Let’s take a look at some of them:
Garnett has a guaranteed $12 million contract for 2014-15, but, at the age of 37, does he decide to walk away, hang it up and retire? Pierce, 36, will become a free agent, but the Nets have his Bird Rights, meaning they can offer him more money than any other team. Both men have big decisions to make. They, at their advanced ages, aren’t the players they used to be. But both still bring a lot to the table -- most notably veteran leadership -- if they decide to stay.
2. Will Shaun Livingston take less money to stay in Brooklyn?
Coming off the best season of his career, Livingston is going to command more than just the veteran’s minimum -- and he certainly deserves it. Because of salary cap restrictions, the Nets can offer their starting guard at most a three-year, $10 million contract, the taxpayer’s mini mid-level exception. Other teams will be able to offer more. Perhaps, much more. Can the Nets convince Livingston to take less to stay?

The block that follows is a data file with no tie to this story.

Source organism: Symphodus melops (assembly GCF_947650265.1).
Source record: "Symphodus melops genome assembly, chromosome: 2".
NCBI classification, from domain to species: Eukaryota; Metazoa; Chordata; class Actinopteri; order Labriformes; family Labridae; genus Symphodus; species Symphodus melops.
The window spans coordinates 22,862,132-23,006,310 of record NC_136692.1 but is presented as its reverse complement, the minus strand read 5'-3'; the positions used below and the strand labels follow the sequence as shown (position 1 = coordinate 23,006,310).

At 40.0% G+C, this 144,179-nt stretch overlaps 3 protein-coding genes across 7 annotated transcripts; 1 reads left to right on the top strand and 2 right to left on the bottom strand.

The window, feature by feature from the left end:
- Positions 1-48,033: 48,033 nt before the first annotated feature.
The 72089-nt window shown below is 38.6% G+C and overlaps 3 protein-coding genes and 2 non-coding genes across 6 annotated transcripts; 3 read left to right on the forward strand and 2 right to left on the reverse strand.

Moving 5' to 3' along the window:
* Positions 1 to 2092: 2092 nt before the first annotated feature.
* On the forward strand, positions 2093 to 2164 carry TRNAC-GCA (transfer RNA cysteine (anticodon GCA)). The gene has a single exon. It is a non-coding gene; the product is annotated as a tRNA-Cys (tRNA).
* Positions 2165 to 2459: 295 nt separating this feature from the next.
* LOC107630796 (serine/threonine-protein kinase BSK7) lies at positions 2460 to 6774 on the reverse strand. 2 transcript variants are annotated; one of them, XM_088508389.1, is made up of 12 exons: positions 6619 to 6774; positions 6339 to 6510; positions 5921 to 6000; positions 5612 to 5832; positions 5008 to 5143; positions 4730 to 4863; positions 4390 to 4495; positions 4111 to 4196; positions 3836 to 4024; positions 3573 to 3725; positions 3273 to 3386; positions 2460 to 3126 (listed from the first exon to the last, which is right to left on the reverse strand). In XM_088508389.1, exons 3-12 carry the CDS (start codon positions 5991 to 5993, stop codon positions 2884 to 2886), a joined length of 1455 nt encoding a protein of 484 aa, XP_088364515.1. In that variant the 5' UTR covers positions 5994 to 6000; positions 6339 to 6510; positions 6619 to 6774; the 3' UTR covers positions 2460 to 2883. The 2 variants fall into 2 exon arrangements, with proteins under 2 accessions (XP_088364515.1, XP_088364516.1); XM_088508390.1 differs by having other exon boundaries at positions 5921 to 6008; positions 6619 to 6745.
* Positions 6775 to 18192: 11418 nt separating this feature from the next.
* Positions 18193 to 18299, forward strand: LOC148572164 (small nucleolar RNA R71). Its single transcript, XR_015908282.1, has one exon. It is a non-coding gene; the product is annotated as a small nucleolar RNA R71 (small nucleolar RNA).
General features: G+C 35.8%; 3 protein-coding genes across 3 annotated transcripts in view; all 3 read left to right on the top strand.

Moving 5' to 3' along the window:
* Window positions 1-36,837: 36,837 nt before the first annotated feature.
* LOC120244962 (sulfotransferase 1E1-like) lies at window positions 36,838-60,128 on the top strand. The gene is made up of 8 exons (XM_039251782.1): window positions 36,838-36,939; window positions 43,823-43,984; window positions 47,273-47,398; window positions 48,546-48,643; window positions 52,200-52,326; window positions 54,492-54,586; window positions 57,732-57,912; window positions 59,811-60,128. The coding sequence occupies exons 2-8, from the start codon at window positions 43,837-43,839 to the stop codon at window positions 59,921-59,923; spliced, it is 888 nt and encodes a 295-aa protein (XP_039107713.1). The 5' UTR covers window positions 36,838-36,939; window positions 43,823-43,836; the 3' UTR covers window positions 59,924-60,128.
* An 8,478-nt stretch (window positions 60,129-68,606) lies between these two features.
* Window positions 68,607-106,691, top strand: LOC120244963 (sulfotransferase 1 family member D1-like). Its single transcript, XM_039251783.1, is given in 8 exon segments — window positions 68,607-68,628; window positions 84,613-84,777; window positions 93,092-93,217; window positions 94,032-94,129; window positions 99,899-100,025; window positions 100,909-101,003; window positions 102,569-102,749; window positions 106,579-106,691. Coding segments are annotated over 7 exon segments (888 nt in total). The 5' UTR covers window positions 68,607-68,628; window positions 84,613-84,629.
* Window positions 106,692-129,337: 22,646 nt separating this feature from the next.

3. Is it time for the Deron Williams era to end?
Williams had an extremely disappointing postseason. He has three years, $63.1 million remaining on his contract, but perhaps it’s time for him to get a fresh start elsewhere. Problem is, his trade value is pretty low given his on-court performance and history of ankle injuries. If Williams does stay, the Nets need to make sure he keeps himself healthy in the offseason. They can’t afford for his ankles to flair up for a third straight season.
4. How will Brook Lopez recover from yet another foot surgery?
The Nets could’ve used Lopez in the playoffs. He doesn’t fit their smallball style, but he can score in the post. That is, if he’s healthy. Lopez has had multiple right foot surgeries and also had left ankle surgery in March. He played in just 17 games in 2013-14 before suffering yet another season-ending fractured fifth metatarsal in his right foot. Lopez is only 26, but it’s possible that another foot injury could be career-ending. He has two years, $32.4 million remaining on his contract. Is there an outside chance Brooklyn could shop him around? His value, like Williams’, is low.
5. What about the rest of the roster?
Andray Blatche ($1.4 million), Andrei Kirilenko ($3.3 million) and Alan Anderson ($1.1 million) all have player options at very low numbers. The Nets are already well over the cap, so they’re limited as to what they can do. Joe Johnson ($23.2 million), Williams ($19.8 million) and Lopez ($15.7 million) are all locked in for 2014-15 at massive numbers. Brooklyn doesn’t have its first-round pick, and there’s little flexibility with regard to free-agent dollars. Nets GM Billy King has his work cut out for him.